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Object Oriented Programming

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Amortization

Sometimes, an operation takes different amounts of time for different values of **amortized runtime.**

$n$

. Rather than having to report runtimes for each different case, we can instead average all of them out and report the This is especially good for functions where most actions have a low cost, but a few have a high cost. We'll see an example of this further down the page!

A Case Study: Resizing Arrays

As you probably know, normal Java arrays don't resize. If we create a

`new int[5]`

then that array will always have a length of 5.But what if we wanted to make an array resize itself every time it reaches capacity? (Like a **add one to the array size:**

`List`

!) Let's see what happens when we First, we have to make a new array with a new size:

Then, we have to copy over all of the old elements over:

Finally, we can add in the new element!

- A single resizing will take$\Theta(n)$time
**.** - Adding a single element will take$\Theta(1)$time
**.** - Together, a single operation will take$\Theta(n+1)$time, which simplifies into$\Theta(n)$.
- Since we're doing a n-operation n times,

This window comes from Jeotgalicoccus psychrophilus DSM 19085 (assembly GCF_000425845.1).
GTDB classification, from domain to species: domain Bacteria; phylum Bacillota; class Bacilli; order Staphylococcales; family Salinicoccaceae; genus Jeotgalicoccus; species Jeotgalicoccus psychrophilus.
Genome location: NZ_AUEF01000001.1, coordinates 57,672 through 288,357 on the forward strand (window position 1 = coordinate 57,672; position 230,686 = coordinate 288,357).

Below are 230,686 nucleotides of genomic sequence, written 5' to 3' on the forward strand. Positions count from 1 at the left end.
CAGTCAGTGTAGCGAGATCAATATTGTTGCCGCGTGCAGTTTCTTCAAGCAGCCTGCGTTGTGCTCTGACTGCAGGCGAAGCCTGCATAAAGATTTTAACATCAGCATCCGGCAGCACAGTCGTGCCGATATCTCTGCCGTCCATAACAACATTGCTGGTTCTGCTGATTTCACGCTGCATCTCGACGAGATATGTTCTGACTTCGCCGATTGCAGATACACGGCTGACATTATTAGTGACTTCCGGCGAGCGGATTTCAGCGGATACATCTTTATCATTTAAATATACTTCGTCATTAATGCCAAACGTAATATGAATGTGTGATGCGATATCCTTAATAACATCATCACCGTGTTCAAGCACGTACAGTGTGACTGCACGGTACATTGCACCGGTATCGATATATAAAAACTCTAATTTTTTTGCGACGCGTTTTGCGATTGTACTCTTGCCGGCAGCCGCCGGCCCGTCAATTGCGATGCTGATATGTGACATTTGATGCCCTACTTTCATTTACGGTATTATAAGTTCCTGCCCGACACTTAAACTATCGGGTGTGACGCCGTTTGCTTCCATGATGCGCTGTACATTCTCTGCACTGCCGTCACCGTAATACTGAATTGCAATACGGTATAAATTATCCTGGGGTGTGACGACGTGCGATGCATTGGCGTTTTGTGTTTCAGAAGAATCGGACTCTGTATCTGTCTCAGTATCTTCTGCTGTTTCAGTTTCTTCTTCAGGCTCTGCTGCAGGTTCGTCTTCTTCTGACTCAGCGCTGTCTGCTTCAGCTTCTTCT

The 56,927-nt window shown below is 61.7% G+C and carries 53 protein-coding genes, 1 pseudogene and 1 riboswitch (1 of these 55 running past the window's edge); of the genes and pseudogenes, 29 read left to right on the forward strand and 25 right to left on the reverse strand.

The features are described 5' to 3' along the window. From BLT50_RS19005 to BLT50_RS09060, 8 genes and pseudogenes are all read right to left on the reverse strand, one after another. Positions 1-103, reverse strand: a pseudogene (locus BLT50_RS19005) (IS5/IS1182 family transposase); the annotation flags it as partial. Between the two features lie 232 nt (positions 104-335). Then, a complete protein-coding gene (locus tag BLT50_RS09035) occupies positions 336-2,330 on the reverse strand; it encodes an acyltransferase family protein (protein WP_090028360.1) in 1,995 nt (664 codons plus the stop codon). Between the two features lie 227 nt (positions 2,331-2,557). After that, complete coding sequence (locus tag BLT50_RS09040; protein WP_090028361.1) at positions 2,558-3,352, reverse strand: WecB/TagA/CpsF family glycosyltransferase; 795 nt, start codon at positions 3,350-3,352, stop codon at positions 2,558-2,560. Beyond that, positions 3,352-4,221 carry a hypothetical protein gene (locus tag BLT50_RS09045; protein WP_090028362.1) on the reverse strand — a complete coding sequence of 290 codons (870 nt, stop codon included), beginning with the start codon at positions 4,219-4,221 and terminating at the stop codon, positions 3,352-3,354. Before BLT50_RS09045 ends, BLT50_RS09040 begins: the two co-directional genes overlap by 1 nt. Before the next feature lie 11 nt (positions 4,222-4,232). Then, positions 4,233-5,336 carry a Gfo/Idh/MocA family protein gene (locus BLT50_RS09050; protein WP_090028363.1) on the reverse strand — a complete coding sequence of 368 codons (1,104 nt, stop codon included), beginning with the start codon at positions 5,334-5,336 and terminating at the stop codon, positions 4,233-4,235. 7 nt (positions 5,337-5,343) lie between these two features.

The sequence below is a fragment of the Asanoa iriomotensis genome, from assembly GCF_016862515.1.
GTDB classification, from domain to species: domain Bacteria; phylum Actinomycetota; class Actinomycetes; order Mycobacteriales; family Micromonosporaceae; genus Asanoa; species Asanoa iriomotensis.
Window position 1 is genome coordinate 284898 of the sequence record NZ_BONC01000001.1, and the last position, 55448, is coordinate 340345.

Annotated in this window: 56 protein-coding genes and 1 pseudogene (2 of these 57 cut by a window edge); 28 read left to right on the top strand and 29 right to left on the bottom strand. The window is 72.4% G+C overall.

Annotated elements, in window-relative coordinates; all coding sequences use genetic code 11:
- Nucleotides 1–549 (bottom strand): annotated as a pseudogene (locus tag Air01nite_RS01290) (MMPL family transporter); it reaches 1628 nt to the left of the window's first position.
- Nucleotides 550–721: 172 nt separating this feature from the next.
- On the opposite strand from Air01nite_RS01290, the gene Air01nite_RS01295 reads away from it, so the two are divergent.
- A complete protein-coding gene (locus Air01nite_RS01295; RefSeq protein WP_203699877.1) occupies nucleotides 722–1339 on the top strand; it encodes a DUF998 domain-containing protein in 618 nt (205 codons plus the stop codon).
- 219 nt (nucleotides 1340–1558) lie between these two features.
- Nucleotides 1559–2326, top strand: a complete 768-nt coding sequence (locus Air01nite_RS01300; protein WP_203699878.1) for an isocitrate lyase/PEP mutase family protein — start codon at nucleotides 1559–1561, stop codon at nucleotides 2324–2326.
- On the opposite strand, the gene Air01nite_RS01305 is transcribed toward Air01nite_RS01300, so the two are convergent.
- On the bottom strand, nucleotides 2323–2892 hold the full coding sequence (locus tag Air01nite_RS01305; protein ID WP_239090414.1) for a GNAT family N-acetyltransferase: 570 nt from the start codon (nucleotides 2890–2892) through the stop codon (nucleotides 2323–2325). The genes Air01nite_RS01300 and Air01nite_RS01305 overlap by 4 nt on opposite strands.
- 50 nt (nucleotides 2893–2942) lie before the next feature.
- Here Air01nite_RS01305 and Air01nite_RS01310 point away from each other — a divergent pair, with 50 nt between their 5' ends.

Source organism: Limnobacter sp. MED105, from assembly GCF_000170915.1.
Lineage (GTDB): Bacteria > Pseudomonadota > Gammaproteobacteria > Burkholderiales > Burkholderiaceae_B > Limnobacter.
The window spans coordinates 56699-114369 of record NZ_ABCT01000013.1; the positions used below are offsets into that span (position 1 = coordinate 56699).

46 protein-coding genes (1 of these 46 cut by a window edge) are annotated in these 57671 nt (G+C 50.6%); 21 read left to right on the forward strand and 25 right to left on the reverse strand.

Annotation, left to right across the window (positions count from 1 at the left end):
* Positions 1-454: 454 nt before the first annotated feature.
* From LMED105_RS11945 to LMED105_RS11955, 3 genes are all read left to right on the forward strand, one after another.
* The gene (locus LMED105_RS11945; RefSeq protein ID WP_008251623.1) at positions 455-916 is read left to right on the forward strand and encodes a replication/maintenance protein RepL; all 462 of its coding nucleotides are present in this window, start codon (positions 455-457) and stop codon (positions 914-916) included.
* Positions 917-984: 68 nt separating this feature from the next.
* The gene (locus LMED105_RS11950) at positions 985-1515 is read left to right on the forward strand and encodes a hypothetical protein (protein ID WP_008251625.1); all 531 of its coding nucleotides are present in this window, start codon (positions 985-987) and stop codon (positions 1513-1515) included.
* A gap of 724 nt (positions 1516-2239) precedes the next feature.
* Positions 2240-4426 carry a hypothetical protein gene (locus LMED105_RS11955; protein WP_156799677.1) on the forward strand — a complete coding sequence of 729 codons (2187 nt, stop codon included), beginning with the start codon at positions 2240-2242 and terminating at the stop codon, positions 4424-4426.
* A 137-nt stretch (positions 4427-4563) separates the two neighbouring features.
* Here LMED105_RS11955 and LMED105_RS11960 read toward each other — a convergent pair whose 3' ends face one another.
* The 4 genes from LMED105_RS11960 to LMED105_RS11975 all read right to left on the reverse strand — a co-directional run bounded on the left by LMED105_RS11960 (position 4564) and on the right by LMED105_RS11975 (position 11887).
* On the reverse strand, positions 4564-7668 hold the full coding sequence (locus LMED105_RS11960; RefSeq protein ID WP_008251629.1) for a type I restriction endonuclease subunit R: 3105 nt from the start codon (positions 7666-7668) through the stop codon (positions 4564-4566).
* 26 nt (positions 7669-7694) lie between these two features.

**the end result is a resizing function that is**$\Theta(n^2)$.**We can do better with the power of amortization!**

- A single resizing will take$\Theta(2n)$time _**_which simplifies into$\Theta(n)$time.
- We do this every time the array hits a power of 2 (2, 4, 8, 16, 32 ...).

- Adding a single element will take$\Theta(1)$time.
- We do this every time we add a new element, so in all we add n elements. Therefore, this is an
- â€‹$\Theta(n)$operation.

$\Theta(n + (2 + 4 + 8 ... +2^i))$

where $2^i$

is the largest power of two less than n. This might not seem clear on its own, so let's rewrite it:$\theta(n + (\frac{n}{2} + \frac{n}{4} + ... + 8 + 4 + 2))$

Intuitively, this looks like this:

Mathematically, it looks like this:

$n + n\sum_{n=1}^{n}(\frac{1}{2})^n$

Which simplifies to **Therefore, this approach is** **!!**

$2n$

if you recall your power series properties . $\Theta(n)$

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A Case Study: Resizing Arrays

What if we doubled the size instead of adding one?